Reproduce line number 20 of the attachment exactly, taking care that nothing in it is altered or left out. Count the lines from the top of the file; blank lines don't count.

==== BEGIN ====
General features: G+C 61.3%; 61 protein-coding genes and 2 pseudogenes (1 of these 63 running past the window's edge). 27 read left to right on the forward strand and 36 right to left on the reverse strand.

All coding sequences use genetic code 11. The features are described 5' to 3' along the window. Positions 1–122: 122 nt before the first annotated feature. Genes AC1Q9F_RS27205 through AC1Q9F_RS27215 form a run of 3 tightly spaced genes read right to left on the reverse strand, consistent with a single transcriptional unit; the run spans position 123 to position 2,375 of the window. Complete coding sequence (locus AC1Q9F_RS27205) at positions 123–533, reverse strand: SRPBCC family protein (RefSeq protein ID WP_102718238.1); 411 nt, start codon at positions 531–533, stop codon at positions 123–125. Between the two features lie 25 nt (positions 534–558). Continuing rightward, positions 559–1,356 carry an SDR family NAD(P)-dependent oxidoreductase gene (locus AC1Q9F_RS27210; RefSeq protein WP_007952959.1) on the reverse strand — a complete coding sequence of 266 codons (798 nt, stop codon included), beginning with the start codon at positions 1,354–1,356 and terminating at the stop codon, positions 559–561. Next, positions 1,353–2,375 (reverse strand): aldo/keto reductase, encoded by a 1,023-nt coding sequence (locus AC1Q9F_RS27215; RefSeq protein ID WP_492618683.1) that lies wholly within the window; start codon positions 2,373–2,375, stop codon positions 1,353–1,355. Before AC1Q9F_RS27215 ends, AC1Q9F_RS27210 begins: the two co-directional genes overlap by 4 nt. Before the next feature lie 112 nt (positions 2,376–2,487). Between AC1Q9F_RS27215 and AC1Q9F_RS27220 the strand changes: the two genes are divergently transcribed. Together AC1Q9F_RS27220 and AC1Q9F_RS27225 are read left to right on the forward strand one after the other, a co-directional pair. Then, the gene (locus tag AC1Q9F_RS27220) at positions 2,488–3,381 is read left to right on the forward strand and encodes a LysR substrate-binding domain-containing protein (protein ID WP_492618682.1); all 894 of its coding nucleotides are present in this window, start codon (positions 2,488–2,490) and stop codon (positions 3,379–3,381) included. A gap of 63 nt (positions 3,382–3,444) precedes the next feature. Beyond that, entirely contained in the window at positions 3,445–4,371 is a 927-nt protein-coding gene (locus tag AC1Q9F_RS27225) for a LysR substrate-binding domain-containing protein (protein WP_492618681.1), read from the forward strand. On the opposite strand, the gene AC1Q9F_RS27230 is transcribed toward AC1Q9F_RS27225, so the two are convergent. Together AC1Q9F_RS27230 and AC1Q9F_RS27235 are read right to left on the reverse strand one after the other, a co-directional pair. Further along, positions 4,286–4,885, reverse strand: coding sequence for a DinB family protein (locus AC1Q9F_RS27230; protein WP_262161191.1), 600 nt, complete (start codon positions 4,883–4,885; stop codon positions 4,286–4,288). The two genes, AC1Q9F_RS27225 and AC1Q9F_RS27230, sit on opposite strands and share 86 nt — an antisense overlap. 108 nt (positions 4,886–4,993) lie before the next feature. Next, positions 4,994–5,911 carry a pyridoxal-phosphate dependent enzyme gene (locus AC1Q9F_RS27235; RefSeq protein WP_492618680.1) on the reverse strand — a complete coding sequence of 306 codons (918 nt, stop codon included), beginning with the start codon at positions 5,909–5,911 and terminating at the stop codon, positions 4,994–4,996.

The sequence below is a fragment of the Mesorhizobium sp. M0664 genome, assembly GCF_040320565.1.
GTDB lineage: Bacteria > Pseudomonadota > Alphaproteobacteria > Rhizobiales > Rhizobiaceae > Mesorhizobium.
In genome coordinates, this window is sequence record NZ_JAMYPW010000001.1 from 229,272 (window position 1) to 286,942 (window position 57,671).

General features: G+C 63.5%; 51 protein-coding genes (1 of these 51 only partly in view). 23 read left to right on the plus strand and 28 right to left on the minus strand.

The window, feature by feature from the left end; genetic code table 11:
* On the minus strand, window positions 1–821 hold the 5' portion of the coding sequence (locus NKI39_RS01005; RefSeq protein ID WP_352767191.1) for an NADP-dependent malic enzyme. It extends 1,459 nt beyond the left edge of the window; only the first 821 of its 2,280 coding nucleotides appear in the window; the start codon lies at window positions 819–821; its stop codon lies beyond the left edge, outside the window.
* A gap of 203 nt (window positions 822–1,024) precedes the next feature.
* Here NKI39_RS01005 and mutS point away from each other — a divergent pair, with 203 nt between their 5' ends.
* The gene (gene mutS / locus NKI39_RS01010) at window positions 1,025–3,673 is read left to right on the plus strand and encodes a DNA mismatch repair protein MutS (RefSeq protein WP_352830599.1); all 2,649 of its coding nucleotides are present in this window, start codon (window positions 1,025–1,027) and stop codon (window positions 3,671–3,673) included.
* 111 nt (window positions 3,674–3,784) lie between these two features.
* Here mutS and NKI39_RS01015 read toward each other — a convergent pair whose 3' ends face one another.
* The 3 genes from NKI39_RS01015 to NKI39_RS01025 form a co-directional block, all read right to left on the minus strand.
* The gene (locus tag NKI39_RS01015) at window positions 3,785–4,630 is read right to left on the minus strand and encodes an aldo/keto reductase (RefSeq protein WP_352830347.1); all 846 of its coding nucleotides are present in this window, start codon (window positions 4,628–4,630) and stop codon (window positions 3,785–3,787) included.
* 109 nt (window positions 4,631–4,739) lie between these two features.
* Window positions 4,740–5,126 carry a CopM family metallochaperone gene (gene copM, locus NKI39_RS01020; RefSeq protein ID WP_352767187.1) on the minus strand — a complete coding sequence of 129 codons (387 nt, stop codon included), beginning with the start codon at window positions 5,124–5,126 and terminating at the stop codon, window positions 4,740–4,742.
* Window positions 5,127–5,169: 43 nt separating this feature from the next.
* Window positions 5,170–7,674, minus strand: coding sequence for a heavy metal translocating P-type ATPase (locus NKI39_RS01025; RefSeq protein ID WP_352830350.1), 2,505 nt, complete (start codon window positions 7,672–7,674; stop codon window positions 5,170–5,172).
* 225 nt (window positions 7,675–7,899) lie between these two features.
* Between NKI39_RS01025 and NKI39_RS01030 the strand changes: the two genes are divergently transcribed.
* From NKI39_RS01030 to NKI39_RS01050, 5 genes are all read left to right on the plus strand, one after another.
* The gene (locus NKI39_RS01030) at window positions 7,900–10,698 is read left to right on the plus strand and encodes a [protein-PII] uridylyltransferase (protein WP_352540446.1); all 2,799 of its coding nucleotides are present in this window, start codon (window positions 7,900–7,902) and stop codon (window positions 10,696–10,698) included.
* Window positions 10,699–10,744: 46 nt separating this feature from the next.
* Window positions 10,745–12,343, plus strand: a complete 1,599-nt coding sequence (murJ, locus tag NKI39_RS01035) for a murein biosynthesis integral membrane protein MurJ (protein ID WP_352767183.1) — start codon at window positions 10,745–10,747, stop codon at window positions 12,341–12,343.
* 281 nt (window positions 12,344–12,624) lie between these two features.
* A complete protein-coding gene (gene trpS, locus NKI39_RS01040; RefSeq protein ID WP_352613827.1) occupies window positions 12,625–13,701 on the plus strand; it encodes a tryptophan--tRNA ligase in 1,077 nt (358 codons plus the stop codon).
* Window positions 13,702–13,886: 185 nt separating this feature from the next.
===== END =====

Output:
* 225 nt (window positions 7,675–7,899) lie between these two features.